Cover image for The night Iguana left home
The night Iguana left home
McDonald, Megan.
Personal Author:
First edition.
Publication Information:
New York : DK Ink, 1999.
Physical Description:
1 volume (unpaged) : color illustrations ; 29 cm
Although her friend Alison Frogley treats her very well, Iguana feels that something is missing in her life.
General Note:
"A Richard Jackson book"--P. preceding t.p.
Reading Level:
510 Lexile.
Program Information:
Accelerated Reader AR LG 3.7 0.5 46044.

Reading Counts RC K-2 2.1 2 Quiz: 25048 Guided reading level: K.
Added Author:
Format :


Call Number
Material Type
Home Location
Item Holds
PIC. BK. Juvenile Fiction Picture Books
PIC BK Juvenile Fiction Central Closed Stacks
PIC. BK. Juvenile Fiction Picture Books
PIC. BK. Juvenile Fiction Picture Books
PIC. BK. Juvenile Fiction Picture Books
PIC. BK. Juvenile Fiction Picture Books

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Everyone -- even a lizard -- needs a vacation now and then.... Even though her "almost sister" Alison mists the room daily with salt spray and sees to it that Iguana has a closet with a heating pad, a free library card, and her own e-mail address, the pet is restive (and peeling). It's winter in Schenectady, and Iguana wants sun -- just what's promised by a travel poster for Key West, Florida. Emboldened, she writes a good-bye to Alison, signing her name "Iguana," and, despite her innate fear of dogs, boards a Greyhound bus headed south, where she has a blast. When her funds dwindle, Iguana takes a dishwashing job, only to learn to her horror that the restaurant's Friday night special is iguana stew and the chef's run out of his principal ingredient. Meanwhile, Alison pines in the snow belt, hardly guessing at the dramatic turn her pet's life has taken. The story is wittily wild (but the iguana facts -- she separates from her tail while fleeing the restaurant's dog -- are all sound science), the pictures burst with our heroine's grand style and pluck, and the ending - courtesy of the U.S. Postal Service -- is happy for all.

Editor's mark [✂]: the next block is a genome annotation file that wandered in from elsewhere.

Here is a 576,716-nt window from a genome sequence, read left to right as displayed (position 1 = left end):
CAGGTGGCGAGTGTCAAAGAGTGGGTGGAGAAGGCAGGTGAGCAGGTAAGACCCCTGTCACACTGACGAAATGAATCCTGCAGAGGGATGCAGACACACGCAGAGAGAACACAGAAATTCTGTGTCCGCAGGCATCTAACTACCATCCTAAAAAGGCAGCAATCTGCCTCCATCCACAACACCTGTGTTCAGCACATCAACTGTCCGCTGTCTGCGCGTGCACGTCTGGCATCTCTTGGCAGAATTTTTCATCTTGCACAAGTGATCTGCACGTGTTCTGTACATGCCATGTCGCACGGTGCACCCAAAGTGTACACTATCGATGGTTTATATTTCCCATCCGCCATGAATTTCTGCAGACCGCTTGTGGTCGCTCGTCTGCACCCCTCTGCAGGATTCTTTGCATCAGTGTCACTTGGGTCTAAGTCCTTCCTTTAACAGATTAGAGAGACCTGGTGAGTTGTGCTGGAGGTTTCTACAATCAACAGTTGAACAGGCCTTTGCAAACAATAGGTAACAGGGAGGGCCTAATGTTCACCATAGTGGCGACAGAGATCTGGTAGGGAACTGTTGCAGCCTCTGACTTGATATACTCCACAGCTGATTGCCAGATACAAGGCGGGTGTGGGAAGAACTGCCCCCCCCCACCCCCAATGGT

Author Notes

Megan McDonald was born February 28, 1959, in Pittsburgh, Pennsylvania. She grew up in the 1960s the youngest of five girls - which later became the inspiration of the Sister's Club. She attended Oberlin College and received a B.A. in English, then she went on to receive a Library Science degree at Pittsburgh University in 1986. Before becoming a full-time writer, McDonald had a variety of jobs working in libraries, bookstores, museums, and even as a park ranger.She was children's librarian, working at Carnegie Library of Pittsburgh, Minneapolis Public Library and Adams Memorial Library in Latrobe, Pennsylvania. She has received various awards for her storytelling including a Judy Blume Contemporary Fiction Award, a Children's Choice Book award, and a Keystone State Award among others. McDonald has also written many picture books for younger children and continues to write. Her most recent work was the "Julie Albright" series of books for the American public. She currently resides in Sebastopol, California with her husband and pets.

(Bowker Author Biography)

Reviews 3

Booklist Review